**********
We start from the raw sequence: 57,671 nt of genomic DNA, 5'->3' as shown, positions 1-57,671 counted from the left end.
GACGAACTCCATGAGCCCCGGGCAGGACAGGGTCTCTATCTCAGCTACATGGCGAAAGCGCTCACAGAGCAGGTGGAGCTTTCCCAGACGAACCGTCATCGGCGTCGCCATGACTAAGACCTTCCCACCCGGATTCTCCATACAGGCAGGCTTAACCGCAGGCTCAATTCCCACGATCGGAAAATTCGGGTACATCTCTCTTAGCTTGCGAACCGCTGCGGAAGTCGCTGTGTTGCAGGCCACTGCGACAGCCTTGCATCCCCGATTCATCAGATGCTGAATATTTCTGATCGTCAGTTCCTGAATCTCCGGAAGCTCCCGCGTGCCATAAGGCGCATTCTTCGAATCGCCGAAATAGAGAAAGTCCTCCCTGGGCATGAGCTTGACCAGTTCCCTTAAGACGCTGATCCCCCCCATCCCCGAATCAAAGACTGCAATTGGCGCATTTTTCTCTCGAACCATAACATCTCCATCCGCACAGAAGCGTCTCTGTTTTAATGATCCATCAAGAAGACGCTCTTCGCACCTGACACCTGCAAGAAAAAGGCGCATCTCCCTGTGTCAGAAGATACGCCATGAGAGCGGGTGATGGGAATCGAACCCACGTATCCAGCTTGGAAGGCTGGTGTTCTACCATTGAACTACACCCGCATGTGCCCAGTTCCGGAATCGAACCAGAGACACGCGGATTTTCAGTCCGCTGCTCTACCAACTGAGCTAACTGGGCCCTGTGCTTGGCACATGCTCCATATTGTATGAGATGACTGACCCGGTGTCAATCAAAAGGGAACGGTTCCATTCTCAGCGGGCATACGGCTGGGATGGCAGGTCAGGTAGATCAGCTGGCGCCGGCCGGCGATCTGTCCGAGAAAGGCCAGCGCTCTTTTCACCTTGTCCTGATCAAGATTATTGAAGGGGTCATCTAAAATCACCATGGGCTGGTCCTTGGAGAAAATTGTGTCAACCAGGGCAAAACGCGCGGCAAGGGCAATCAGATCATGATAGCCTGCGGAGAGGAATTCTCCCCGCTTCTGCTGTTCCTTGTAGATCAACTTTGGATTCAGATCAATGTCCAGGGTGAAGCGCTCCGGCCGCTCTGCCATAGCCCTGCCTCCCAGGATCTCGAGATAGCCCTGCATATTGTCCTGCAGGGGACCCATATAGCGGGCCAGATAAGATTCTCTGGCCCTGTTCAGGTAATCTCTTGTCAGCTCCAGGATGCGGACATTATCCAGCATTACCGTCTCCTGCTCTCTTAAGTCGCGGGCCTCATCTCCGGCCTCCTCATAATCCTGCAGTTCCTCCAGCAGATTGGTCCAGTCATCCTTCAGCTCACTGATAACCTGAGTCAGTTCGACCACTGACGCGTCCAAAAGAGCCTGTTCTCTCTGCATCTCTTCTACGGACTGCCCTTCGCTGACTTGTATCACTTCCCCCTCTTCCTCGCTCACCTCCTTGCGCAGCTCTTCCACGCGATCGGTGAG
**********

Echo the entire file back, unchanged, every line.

We start from the raw sequence: 57,671 nt of genomic DNA, 5'->3' as shown, positions 1-57,671 counted from the left end.
GACGAACTCCATGAGCCCCGGGCAGGACAGGGTCTCTATCTCAGCTACATGGCGAAAGCGCTCACAGAGCAGGTGGAGCTTTCCCAGACGAACCGTCATCGGCGTCGCCATGACTAAGACCTTCCCACCCGGATTCTCCATACAGGCAGGCTTAACCGCAGGCTCAATTCCCACGATCGGAAAATTCGGGTACATCTCTCTTAGCTTGCGAACCGCTGCGGAAGTCGCTGTGTTGCAGGCCACTGCGACAGCCTTGCATCCCCGATTCATCAGATGCTGAATATTTCTGATCGTCAGTTCCTGAATCTCCGGAAGCTCCCGCGTGCCATAAGGCGCATTCTTCGAATCGCCGAAATAGAGAAAGTCCTCCCTGGGCATGAGCTTGACCAGTTCCCTTAAGACGCTGATCCCCCCCATCCCCGAATCAAAGACTGCAATTGGCGCATTTTTCTCTCGAACCATAACATCTCCATCCGCACAGAAGCGTCTCTGTTTTAATGATCCATCAAGAAGACGCTCTTCGCACCTGACACCTGCAAGAAAAAGGCGCATCTCCCTGTGTCAGAAGATACGCCATGAGAGCGGGTGATGGGAATCGAACCCACGTATCCAGCTTGGAAGGCTGGTGTTCTACCATTGAACTACACCCGCATGTGCCCAGTTCCGGAATCGAACCAGAGACACGCGGATTTTCAGTCCGCTGCTCTACCAACTGAGCTAACTGGGCCCTGTGCTTGGCACATGCTCCATATTGTATGAGATGACTGACCCGGTGTCAATCAAAAGGGAACGGTTCCATTCTCAGCGGGCATACGGCTGGGATGGCAGGTCAGGTAGATCAGCTGGCGCCGGCCGGCGATCTGTCCGAGAAAGGCCAGCGCTCTTTTCACCTTGTCCTGATCAAGATTATTGAAGGGGTCATCTAAAATCACCATGGGCTGGTCCTTGGAGAAAATTGTGTCAACCAGGGCAAAACGCGCGGCAAGGGCAATCAGATCATGATAGCCTGCGGAGAGGAATTCTCCCCGCTTCTGCTGTTCCTTGTAGATCAACTTTGGATTCAGATCAATGTCCAGGGTGAAGCGCTCCGGCCGCTCTGCCATAGCCCTGCCTCCCAGGATCTCGAGATAGCCCTGCATATTGTCCTGCAGGGGACCCATATAGCGGGCCAGATAAGATTCTCTGGCCCTGTTCAGGTAATCTCTTGTCAGCTCCAGGATGCGGACATTATCCAGCATTACCGTCTCCTGCTCTCTTAAGTCGCGGGCCTCATCTCCGGCCTCCTCATAATCCTGCAGTTCCTCCAGCAGATTGGTCCAGTCATCCTTCAGCTCACTGATAACCTGAGTCAGTTCGACCACTGACGCGTCCAAAAGAGCCTGTTCTCTCTGCATCTCTTCTACGGACTGCCCTTCGCTGACTTGTATCACTTCCCCCTCTTCCTCGCTCACCTCCTTGCGCAGCTCTTCCACGCGATCGGTGAG